Almost 13 years ago, on 14 July 2009, the first GERB government (2009-2013) declared the gas link with Greece gas interconnector to be a project of national importance, crucial for reducing Bulgaria's energy dependence on Russia. And if Boyko Borissov, who used to be prime minister for most of the time until April 2021, really wanted to diversify Bulgaria's natural gas supplies, he could easily have done so.
The project is a real game-changer - once it becomes operational, it would significantly alter the existing situation not only on the Bulgarian, but also on the regional gas market. It can fully satisfy the country's domestic consumption, as deliveries agreed already with non-Russian suppliers would cover 30 percent of it, and at lower prices than what Sofia pays to Gazprom. In addition, the Gas Interconnector Greece-Bulgaria (IGB) can provide opportunities for additional gas transit towards Ukraine, Romania, Serbia and even Hungary, as well as access to LNG terminals.
A very long construction
However, this is precisely why throughout the years there has been consistent resistance to its implementation. According to initial plans, alternative gas supplies were supposed to flow as early as 2013, but the construction of the pipeline had not even started by then. After a series of postponements its construction formally started on 22 May 2019, with plans that the pipeline would be commissioned in mid-2021. The combination between Covid-19, the prioritizing of the Balkan Stream gas pipeline in 2020 and the political destabilization in the country that started in the summer of the same year stalled the project. Even if it had been completed on time, however, the use of its full capacity would have depended largely on the Greek side, which is still to construct a compressor station to provide the necessary pressure for gas flows.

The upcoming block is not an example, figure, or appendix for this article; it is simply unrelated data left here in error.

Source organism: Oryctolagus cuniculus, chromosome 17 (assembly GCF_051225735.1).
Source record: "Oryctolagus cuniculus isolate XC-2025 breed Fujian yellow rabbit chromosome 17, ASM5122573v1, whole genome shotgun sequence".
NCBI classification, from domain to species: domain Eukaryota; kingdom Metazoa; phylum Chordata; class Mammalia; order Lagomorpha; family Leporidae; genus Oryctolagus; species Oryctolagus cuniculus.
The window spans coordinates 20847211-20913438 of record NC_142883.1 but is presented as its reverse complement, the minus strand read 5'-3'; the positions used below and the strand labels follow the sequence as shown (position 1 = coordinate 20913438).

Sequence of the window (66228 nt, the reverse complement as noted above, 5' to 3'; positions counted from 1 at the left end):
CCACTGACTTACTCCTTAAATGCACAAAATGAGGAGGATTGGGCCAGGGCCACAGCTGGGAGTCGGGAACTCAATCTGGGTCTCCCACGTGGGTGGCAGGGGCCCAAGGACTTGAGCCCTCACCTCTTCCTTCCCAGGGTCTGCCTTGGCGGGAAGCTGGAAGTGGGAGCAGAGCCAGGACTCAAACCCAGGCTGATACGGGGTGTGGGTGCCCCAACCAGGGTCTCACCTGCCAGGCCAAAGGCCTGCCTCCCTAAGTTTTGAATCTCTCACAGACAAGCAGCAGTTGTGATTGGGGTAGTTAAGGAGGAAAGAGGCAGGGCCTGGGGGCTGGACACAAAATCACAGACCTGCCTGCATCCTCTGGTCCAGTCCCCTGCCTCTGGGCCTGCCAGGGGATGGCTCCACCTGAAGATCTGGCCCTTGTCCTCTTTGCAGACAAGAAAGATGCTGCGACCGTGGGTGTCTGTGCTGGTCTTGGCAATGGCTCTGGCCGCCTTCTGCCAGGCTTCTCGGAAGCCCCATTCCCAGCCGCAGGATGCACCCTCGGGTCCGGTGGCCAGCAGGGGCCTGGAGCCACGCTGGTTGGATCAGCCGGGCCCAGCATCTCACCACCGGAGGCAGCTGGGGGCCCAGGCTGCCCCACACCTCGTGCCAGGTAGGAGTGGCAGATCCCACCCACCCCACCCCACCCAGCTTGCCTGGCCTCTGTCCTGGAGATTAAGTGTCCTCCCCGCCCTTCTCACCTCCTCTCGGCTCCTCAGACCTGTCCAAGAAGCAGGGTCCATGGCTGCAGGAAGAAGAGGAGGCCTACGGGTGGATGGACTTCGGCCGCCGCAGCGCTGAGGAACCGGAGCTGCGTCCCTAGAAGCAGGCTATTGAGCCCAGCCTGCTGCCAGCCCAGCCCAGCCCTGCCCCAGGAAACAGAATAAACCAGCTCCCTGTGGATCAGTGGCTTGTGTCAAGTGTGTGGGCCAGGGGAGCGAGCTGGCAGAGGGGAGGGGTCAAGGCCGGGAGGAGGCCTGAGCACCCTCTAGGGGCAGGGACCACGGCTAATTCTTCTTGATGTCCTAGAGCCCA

Work properly kicked off in early 2021 under the caretaker cabinets of Prime Minister Stefan Yanev, but it was not completed by the end of the year. Then a new, elected cabinet took office. "I hope that if it is completed at the end of June, Azeri gas will flow in by September. I am angry that this winter the gas price was so high due to the fact that the project was not completed," Prime Minister Kiril Petkov said on 21 March when he visited the construction site.
"The physical infrastructure is already in place, the hydraulic testing is currently being done, this means that we have progressed a lot, which confirms the thesis that more has been done in the last three months than in the last year," Mr Petkov added, as quoted by the Bulgarian News Agency. As of 14 April, 91 percent of the construction works on the pipeline were completed, according to information by the ICGB company that leads the project implementation.
The company added that the hydrotests along the entire route of the interconnector have also been successfully conducted and now the process of reclamation - the restoration of the land in compliance with environmental standards - has begun. At the end of March, the ICGB announced that the gas pipeline was already connected to the Trans Adriatic Pipeline (TAP) at the Komotini Metering Station in Greece. The piepline still has to be connected to the Bulgarian gas transmission network near Stara Zagora.
The aim of the project company is for the gas connection to become operational by 1 July, but according to observers it is more reaslistic to expect this to happen in the autumn. One reason is the certification procedure, which could take about six months after ICGB submitted the necessary documents to the regulators of Greece and Bulgaria on 23 February 2022.